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I have a computer A with two directory trees. The first directory contains the original mod dates that span back several years. The second directory is a copy of the first with a few additional files. There is a second computer be which contains a directory tree which is the same as the second directory on computer A (new mod times and additional files). How update the files in the two newer directories on both machines so that the mod times on the files are the same as the original? Note that these directory trees are in the order of 10s of gigabytes so the solution would have to include some method of sending only the date information to the second computer.

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The following command will make sure that TEST2 gets the same date assigned that TEST1 has

touch -t `stat -t '%Y%m%d%H%M.%S' -f '%Sa' TEST1` TEST2

Now instead of using hard-coded values here, you could find the files using "find" utility and then run touch via SSH on the remote machine. However, that means you may have to enter the password for each file, unless you switch SSH to cert authentication. I'd rather not do it all in a super fancy one-liner. Instead let's work with temp files. First go to the directory in question and run a find (you can filter by file type, size, extension, whatever pleases you, see "man find" for details. I'm just filtering by type file here to exclude any directories):

find . -type f -print -exec stat -t '%Y%m%d%H%M.%S' -f '%Sm' "{}" \; > /tmp/original_dates.txt

Now we have a file that looks like this (in my example there are only two entries there):

# cat /tmp/original_dates.txt 

Now just copy the file over to the other machine and place it in the directory (so the relative file paths match) and apply the dates:

cat original_dates.txt | (while read FILE && read DATE; do touch -t $DATE "$FILE"; done)

Will also work with file names containing spaces.

One note: I used the last "modification" date at stat, as that's what you wrote in the question. However, it rather sounds as if you want to use the "creation" date (every file has a creation date, last modification date and last access date), you need to alter the stat call a bit.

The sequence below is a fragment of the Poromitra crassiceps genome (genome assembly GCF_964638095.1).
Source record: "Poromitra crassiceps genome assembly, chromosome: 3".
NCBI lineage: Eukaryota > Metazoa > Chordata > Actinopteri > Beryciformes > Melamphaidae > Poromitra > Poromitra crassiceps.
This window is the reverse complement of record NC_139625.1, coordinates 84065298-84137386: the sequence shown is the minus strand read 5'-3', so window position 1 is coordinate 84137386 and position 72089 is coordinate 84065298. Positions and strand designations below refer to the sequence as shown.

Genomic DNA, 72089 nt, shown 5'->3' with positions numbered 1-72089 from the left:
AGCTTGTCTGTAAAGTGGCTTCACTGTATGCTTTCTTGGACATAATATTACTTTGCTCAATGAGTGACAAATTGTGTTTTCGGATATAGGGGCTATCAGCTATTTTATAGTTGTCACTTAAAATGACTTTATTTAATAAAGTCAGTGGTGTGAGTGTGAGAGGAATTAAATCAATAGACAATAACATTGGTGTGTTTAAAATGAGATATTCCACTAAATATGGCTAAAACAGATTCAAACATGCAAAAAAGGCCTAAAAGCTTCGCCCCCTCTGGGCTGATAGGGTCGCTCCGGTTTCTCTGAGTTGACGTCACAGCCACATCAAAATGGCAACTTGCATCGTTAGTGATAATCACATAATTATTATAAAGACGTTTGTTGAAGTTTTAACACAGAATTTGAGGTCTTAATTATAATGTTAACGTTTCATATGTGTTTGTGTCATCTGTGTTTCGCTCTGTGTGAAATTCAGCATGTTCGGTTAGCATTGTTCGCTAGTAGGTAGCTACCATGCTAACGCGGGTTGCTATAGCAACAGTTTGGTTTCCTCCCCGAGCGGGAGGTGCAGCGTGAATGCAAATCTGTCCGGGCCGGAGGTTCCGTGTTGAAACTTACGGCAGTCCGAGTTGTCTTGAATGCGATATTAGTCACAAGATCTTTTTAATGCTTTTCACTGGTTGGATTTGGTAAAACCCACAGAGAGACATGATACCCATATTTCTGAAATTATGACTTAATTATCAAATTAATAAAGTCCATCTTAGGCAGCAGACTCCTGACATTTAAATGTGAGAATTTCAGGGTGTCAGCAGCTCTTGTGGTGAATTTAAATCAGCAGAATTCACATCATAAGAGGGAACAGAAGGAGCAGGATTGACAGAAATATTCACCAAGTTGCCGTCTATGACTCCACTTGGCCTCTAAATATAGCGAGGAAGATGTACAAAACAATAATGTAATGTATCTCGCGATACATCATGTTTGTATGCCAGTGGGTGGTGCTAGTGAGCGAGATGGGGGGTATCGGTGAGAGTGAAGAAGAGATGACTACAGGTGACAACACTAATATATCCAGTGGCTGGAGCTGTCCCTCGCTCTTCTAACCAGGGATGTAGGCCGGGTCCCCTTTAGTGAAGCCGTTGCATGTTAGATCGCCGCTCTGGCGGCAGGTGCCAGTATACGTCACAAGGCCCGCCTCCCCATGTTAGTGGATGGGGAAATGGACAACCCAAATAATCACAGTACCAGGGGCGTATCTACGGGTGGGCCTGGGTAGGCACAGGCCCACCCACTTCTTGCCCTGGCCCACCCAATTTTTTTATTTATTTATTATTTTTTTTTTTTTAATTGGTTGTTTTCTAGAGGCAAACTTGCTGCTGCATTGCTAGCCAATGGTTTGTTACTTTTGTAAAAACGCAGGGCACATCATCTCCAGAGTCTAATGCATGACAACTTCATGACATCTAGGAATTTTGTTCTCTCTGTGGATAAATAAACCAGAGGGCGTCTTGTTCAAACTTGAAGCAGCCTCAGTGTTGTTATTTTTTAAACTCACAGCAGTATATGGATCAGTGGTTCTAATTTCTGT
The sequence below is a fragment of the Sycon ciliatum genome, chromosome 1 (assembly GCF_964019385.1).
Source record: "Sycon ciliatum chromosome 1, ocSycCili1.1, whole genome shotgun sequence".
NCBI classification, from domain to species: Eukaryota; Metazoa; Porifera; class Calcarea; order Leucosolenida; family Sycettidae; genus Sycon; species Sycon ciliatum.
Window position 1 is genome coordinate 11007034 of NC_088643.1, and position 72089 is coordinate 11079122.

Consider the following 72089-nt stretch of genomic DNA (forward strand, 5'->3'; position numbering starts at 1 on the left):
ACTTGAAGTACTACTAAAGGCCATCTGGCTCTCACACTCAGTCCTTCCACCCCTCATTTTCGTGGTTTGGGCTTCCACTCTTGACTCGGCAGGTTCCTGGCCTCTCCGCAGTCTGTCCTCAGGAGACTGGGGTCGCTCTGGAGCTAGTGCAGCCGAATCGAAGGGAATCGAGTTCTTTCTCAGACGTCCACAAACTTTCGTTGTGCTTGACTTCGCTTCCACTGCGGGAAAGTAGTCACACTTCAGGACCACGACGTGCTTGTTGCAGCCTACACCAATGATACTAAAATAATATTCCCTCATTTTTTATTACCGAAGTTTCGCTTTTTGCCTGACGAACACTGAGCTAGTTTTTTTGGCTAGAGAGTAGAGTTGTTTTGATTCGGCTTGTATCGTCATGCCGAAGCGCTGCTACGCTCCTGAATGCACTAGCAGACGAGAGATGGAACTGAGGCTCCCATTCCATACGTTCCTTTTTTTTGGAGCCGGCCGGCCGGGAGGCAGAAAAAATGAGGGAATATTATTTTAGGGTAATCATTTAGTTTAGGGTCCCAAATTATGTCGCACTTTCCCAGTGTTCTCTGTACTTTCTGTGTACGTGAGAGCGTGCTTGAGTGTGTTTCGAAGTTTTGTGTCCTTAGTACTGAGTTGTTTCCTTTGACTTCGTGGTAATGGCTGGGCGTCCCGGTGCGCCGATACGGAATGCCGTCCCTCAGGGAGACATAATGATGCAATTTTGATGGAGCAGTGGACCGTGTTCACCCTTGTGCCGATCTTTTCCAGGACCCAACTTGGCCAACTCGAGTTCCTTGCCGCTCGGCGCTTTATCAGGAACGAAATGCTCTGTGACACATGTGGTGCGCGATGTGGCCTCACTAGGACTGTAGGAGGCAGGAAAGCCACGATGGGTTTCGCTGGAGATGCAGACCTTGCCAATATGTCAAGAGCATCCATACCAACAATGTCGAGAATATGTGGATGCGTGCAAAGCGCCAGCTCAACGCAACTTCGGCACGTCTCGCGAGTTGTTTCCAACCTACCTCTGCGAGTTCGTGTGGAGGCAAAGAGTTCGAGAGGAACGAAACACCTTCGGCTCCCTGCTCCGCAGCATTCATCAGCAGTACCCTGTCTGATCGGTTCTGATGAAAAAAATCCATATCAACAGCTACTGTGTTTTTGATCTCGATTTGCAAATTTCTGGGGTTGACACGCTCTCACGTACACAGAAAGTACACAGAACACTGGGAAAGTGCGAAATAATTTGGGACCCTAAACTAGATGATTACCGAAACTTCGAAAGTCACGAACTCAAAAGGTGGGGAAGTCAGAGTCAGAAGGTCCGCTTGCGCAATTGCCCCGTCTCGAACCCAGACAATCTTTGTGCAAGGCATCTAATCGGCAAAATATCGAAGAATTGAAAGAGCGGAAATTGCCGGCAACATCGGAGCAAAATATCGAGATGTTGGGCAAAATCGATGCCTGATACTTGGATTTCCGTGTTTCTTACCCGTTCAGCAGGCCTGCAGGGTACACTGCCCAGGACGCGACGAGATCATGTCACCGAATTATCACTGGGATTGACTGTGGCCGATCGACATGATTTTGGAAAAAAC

'%Sm' - last modification date
'%Sc' - creation date
'%Sa' - last access date

However, touch can only change the modification time and access time, I think it can't change the creation time of a file ... so if that was your real intention, my solution might be sub-optimal... but in that case your question was as well ;-)

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I ended up having to use touch new_file -t `date -d @\`stat -t -c "%Y" old_file \` +%Y%m%d%H%M.%S` – kormoc Jun 6 '12 at 21:23

The answer by Paul is partly correct, rsync is able to do this, however with different parameters. The correct command is

rsync -Prt --size-only original_dir copy_dir

where -P enables partial transfers and displays a progress indicator, -r recurses through subdirectories, -t preserves time stamps and --size-only doesn't transfer files that match in size.

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I would go through all the files in the source directory tree and gather the modification times from them into a script that I could run on the other directory trees. You will need to be careful about a few 'gotchas'. First, make sure that your output script has relative paths, and make sure you run it from the proper target directory, which should be the root directory of the target tree. Also, when changing machines make sure you are using the same timezone as you were on the machine where you generated the script.

Here's a Perl script I put together that will output the touch commands needed to update the times on the other directory trees. Depending on the target machines, you may need to tweak the date formats or command options, but this should give you a place to start.


my $STARTDIR="$HOME/test";

chdir $STARTDIR;
my @files = `find . -type f`;
chomp @files;

foreach my $file (@files) {
   my $mtime = localtime((stat($file))[9]);